Genes Dev
.,
4
,
2308
2318
.
Resnick
,
J. L.
,
Bixler
,
L. S.
,
Cheng
,
L.
and
Donovan
,
P. J.
(
1992
).
Long-term proliferation of mouse primordial germ cells in culture
.
Nature
359
,
550
551
.
Saito
,
M.
,
Yoshida
,
K.
,
Hibi
,
M.
and
Kishimoto
,
T.
(
1992
).
Molecular cloning of a murine IL-6-receptor-associated signal transducer, gp130 and its regulated expression in vivo
.
J. Immunol
.
148
,
4066
4071
.
Smith
,
A. G.
,
Nichols
,
J.
,
Robertson
,
M.
and
Rathjen
,
P. D.
(
1992
).
Differentiation inhibiting activity (DIA/LIF) and mouse development
.
Dev. Biol
.
151
,
339
351
.
Stewart
,
C. L.
,
Kaspar
,
P.
,
Brunet
,
L. J.
,
Bhatt
,
H.
,
Gadi
,
I.
,
Köntgen
,
F.
and
Abbondanzo
,
S. J.
(
1992
).
Blastocyst implantation depends on maternal expression of leukemia inhibitory factor
.
Nature
359
,
76
79
.
Sui
,
X.
,
Tsuji
,
K.
,
Tanaka
,
R.
,
Tajima
,
S.
,
Muraoka
,
K.
,
Ebihara
,
Y.
,
Ikebuchi
,
K.
,
Yasukawa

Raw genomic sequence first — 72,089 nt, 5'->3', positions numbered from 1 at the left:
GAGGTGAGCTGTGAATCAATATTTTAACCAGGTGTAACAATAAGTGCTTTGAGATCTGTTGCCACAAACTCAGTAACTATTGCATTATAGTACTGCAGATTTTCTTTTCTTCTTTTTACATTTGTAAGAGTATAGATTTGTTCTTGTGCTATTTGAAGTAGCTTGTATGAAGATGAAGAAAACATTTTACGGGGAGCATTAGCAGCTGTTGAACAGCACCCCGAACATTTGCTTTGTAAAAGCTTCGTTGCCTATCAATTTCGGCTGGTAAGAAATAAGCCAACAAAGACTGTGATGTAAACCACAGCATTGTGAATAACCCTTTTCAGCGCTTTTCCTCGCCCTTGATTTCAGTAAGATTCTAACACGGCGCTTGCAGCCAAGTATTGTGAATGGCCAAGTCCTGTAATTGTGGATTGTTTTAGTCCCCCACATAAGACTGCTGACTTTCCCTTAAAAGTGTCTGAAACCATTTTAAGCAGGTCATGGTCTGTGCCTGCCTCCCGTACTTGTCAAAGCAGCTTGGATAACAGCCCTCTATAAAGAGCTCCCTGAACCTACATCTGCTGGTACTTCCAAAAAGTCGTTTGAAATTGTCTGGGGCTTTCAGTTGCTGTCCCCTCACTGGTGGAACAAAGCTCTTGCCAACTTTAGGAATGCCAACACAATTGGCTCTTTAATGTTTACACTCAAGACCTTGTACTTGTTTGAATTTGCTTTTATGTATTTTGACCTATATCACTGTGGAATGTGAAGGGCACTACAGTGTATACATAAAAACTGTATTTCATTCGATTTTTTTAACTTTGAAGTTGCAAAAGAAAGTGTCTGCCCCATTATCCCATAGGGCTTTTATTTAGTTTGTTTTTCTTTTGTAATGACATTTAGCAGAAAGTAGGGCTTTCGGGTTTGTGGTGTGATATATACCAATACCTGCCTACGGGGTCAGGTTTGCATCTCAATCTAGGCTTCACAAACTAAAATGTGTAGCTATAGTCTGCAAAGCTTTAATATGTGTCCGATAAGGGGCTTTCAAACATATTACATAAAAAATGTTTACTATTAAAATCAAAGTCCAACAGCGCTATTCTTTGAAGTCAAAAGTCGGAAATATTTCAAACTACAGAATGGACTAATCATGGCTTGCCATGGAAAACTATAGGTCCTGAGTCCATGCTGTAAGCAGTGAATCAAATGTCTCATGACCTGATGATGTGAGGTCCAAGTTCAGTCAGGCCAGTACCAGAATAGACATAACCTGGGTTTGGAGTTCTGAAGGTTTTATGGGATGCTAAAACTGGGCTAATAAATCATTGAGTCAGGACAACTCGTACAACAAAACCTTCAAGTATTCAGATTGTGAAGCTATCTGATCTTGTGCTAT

,
K.
,
Taga
,
T.
,
Kishimoto
,
T.
and
Nakahata
,
T.
(
1995
).
gp130 and c-KIT signalings synergize for ex vivo expansion of human primitive hemopoietic progenitor cells
.
Proc. Natl. Acad. Sci
.
92
,
2859
1963
.
Taga
,
T.
,
Hibi
,
M.
,
Hirata
,
Y.
,
Yamasaki
,
K.
,
Yasukawa
,
K.
,
Matsuda
,
T.
,
Hirano
,
T.
and
Kishimoto
,
T.
(
1989
).
Interleukin-6 triggers the association of its receptor with a possible signal transducer, gp130
.
Cell
58
,
573
581
.
Taga
,
T.
,
Narazaki
,
M.
,
Yasukawa
,
K.
, Saito. T.,
Miki
,
D.
,
Hamaguchi
,
M.
,
Davis
,
S.
,
Shoyab
,
M.
,
Yancopoulos
,
G. D.
and
Kishimoto
,
T.
(
1992
).